Why Her?: Episodes 1-2 (First Impressions)
Yet another legal drama has dropped in dramaland, but this one focuses on a powerful female lawyer who has clawed her way to the top of a prestigious law firm. Her cutthroat approach hasn’t earned her many friends, so when an incident tarnishes her polished reputation, a lot of people are happy to see her demoted to an adjunct law professor while she repairs her public image.
EPISODES 1-2 FIRST IMPRESSIONS
I’ve watched my fair share of legal dramas recently, and even though I feel a bit burned out on the genre, I decided to watch this one for one reason, and one reason only: Hwang In-yub. Ever since he rocketed into fame following his screen-stealing role as the second lead in True Beauty, he has been on my radar as someone to watch — and crush on. While he may be the leading man in this drama, there’s nary a sign of In-yub until the last fifteen minutes of Episode 1.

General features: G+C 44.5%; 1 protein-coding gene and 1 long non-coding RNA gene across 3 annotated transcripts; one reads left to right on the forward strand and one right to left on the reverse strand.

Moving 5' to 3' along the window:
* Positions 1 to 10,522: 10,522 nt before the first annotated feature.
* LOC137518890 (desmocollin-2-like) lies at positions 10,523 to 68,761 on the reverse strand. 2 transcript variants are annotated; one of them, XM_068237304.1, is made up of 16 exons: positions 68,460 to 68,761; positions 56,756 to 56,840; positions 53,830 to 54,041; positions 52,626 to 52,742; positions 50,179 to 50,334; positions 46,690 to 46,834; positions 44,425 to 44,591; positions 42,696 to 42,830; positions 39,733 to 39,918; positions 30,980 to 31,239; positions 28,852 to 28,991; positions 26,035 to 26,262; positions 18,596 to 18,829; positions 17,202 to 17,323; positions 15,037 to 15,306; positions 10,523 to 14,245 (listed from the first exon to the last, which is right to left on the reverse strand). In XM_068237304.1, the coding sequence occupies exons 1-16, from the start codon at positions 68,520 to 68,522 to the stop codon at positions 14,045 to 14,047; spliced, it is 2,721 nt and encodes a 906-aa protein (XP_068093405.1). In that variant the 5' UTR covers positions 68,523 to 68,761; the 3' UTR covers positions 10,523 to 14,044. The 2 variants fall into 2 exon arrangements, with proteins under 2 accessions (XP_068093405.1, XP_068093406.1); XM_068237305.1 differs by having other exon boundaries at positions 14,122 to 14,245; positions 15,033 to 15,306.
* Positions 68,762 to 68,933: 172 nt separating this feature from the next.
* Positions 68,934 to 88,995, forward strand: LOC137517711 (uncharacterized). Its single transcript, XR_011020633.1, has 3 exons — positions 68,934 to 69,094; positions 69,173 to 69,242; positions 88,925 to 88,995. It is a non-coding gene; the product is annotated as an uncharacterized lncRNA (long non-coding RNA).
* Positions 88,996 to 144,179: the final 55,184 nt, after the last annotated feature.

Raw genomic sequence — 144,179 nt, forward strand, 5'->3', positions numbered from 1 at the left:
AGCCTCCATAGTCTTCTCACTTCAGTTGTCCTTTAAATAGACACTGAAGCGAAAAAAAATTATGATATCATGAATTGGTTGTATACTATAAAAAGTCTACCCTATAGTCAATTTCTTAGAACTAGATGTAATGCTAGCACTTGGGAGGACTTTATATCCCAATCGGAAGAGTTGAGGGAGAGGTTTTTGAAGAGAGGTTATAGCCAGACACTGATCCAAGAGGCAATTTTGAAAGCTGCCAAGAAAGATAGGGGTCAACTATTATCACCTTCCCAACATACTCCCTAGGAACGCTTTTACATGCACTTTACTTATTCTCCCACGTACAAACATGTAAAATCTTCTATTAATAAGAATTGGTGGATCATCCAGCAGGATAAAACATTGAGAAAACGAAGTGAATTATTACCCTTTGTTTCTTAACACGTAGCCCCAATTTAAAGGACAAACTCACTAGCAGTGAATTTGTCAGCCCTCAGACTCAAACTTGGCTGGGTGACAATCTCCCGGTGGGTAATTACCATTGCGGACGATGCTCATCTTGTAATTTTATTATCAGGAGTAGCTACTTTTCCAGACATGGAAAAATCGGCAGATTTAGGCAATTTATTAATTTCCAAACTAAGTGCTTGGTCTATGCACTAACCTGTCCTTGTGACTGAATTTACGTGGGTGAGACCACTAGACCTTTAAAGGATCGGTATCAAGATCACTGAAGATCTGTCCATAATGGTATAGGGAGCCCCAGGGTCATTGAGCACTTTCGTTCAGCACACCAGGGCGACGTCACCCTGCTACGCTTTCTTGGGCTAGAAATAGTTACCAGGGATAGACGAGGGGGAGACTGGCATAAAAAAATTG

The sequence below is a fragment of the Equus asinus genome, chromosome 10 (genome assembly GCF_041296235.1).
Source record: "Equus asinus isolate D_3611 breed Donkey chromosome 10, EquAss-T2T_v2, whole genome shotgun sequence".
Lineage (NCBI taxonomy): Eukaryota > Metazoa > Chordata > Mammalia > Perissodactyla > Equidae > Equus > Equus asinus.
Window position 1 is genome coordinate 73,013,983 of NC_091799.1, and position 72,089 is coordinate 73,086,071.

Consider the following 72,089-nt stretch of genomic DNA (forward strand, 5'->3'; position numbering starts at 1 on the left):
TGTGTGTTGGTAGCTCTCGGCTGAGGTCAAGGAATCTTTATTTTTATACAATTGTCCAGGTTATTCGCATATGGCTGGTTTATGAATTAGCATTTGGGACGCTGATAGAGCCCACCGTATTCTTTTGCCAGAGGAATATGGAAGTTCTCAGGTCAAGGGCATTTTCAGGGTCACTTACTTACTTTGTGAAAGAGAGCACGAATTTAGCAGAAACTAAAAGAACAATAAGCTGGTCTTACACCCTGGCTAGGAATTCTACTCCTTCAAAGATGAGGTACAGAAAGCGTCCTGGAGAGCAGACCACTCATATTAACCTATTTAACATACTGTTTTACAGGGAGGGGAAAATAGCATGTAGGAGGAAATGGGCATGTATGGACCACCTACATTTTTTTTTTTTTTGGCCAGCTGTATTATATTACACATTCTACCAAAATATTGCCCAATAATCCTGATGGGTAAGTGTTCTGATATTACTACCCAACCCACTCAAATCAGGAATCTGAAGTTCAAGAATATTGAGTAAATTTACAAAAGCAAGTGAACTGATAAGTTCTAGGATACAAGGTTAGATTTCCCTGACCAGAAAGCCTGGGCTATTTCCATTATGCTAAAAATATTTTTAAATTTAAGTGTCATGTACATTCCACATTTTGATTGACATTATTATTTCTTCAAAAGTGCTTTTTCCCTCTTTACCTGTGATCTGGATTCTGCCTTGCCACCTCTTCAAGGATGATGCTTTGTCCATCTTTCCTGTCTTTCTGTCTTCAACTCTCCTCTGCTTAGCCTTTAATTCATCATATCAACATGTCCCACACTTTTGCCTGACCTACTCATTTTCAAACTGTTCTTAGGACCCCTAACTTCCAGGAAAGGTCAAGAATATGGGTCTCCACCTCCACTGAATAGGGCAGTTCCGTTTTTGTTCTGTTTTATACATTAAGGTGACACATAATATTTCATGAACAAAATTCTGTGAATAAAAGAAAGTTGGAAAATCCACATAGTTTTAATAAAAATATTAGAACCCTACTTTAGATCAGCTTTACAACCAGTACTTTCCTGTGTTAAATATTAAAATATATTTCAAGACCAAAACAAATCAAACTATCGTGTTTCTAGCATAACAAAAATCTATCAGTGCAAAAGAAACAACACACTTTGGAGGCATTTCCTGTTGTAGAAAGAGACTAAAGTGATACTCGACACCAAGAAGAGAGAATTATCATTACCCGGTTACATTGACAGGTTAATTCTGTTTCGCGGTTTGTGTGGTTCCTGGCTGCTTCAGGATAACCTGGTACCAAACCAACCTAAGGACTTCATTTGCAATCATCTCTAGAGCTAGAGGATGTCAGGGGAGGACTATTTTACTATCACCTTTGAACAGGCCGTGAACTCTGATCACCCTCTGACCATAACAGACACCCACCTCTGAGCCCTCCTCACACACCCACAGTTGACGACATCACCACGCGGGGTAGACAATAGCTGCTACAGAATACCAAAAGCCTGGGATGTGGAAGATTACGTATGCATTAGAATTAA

Instead, the story first takes its time introducing our leading lady OH SOO-JAE (Seo Hyun-jin). She’s cutthroat, but despite being the highest-earning lawyer at the prestigious TK Law Firm, she has more enemies than allies. A lot (well, most) of the animosity stems from good ol’ fashioned sexism — because women with ambition who don’t smile on command are “bitches.” She’s up for a promotion as managing partner of the law firm, and as a group of (all) men weigh the candidates’ qualifications, Soo-jae’s gender is seen as a negative. It would be far too progressive of them to have a female managing partner.
Soo-jae also “came from nothing” and was merely a high school graduate — someone who passed the Korean bar exam without attending law school. (Note: this practice was eliminated in 2017, and now all future South Korean lawyers must attend law school.) And sure enough, in a flashback to her early days at TK Law Firm, we see a meeker version of Soo-jae handing out papers at a meeting and then being told to leave the conference room because she wasn’t qualified to sit at the big boy table.